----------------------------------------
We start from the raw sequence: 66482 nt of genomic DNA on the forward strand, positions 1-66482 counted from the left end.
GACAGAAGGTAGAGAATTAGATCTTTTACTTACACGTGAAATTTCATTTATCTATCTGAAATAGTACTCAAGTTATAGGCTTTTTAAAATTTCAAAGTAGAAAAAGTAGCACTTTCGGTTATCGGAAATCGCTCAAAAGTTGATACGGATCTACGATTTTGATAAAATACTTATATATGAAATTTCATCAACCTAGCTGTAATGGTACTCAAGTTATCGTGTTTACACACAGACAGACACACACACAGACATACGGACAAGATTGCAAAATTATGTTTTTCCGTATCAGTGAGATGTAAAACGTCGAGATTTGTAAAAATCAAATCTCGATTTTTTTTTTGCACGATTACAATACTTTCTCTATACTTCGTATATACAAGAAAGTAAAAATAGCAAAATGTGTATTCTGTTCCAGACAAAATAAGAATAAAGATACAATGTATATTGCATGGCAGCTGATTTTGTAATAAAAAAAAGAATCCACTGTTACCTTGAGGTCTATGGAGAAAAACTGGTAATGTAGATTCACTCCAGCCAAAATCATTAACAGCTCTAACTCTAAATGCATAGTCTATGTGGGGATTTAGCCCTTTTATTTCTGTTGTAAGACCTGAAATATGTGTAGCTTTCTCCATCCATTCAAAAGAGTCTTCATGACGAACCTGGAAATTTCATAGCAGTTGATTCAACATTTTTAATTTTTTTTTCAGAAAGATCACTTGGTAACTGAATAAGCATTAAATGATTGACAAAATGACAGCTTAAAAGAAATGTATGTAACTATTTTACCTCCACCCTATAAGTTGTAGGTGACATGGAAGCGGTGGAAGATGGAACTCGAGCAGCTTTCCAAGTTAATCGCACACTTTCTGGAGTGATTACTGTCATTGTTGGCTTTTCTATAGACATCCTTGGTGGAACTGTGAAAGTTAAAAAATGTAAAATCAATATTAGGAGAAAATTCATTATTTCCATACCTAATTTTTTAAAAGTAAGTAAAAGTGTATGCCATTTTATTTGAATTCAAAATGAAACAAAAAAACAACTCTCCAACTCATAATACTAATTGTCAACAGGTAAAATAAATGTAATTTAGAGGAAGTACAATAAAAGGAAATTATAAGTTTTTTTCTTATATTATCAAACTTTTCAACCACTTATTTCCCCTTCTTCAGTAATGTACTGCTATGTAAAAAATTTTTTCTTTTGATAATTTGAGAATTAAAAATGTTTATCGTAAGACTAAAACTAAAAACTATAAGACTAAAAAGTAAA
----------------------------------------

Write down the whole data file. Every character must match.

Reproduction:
We start from the raw sequence: 66482 nt of genomic DNA on the forward strand, positions 1-66482 counted from the left end.
GACAGAAGGTAGAGAATTAGATCTTTTACTTACACGTGAAATTTCATTTATCTATCTGAAATAGTACTCAAGTTATAGGCTTTTTAAAATTTCAAAGTAGAAAAAGTAGCACTTTCGGTTATCGGAAATCGCTCAAAAGTTGATACGGATCTACGATTTTGATAAAATACTTATATATGAAATTTCATCAACCTAGCTGTAATGGTACTCAAGTTATCGTGTTTACACACAGACAGACACACACACAGACATACGGACAAGATTGCAAAATTATGTTTTTCCGTATCAGTGAGATGTAAAACGTCGAGATTTGTAAAAATCAAATCTCGATTTTTTTTTTGCACGATTACAATACTTTCTCTATACTTCGTATATACAAGAAAGTAAAAATAGCAAAATGTGTATTCTGTTCCAGACAAAATAAGAATAAAGATACAATGTATATTGCATGGCAGCTGATTTTGTAATAAAAAAAAGAATCCACTGTTACCTTGAGGTCTATGGAGAAAAACTGGTAATGTAGATTCACTCCAGCCAAAATCATTAACAGCTCTAACTCTAAATGCATAGTCTATGTGGGGATTTAGCCCTTTTATTTCTGTTGTAAGACCTGAAATATGTGTAGCTTTCTCCATCCATTCAAAAGAGTCTTCATGACGAACCTGGAAATTTCATAGCAGTTGATTCAACATTTTTAATTTTTTTTTCAGAAAGATCACTTGGTAACTGAATAAGCATTAAATGATTGACAAAATGACAGCTTAAAAGAAATGTATGTAACTATTTTACCTCCACCCTATAAGTTGTAGGTGACATGGAAGCGGTGGAAGATGGAACTCGAGCAGCTTTCCAAGTTAATCGCACACTTTCTGGAGTGATTACTGTCATTGTTGGCTTTTCTATAGACATCCTTGGTGGAACTGTGAAAGTTAAAAAATGTAAAATCAATATTAGGAGAAAATTCATTATTTCCATACCTAATTTTTTAAAAGTAAGTAAAAGTGTATGCCATTTTATTTGAATTCAAAATGAAACAAAAAAACAACTCTCCAACTCATAATACTAATTGTCAACAGGTAAAATAAATGTAATTTAGAGGAAGTACAATAAAAGGAAATTATAAGTTTTTTTCTTATATTATCAAACTTTTCAACCACTTATTTCCCCTTCTTCAGTAATGTACTGCTATGTAAAAAATTTTTTCTTTTGATAATTTGAGAATTAAAAATGTTTATCGTAAGACTAAAACTAAAAACTATAAGACTAAAAAGTAAA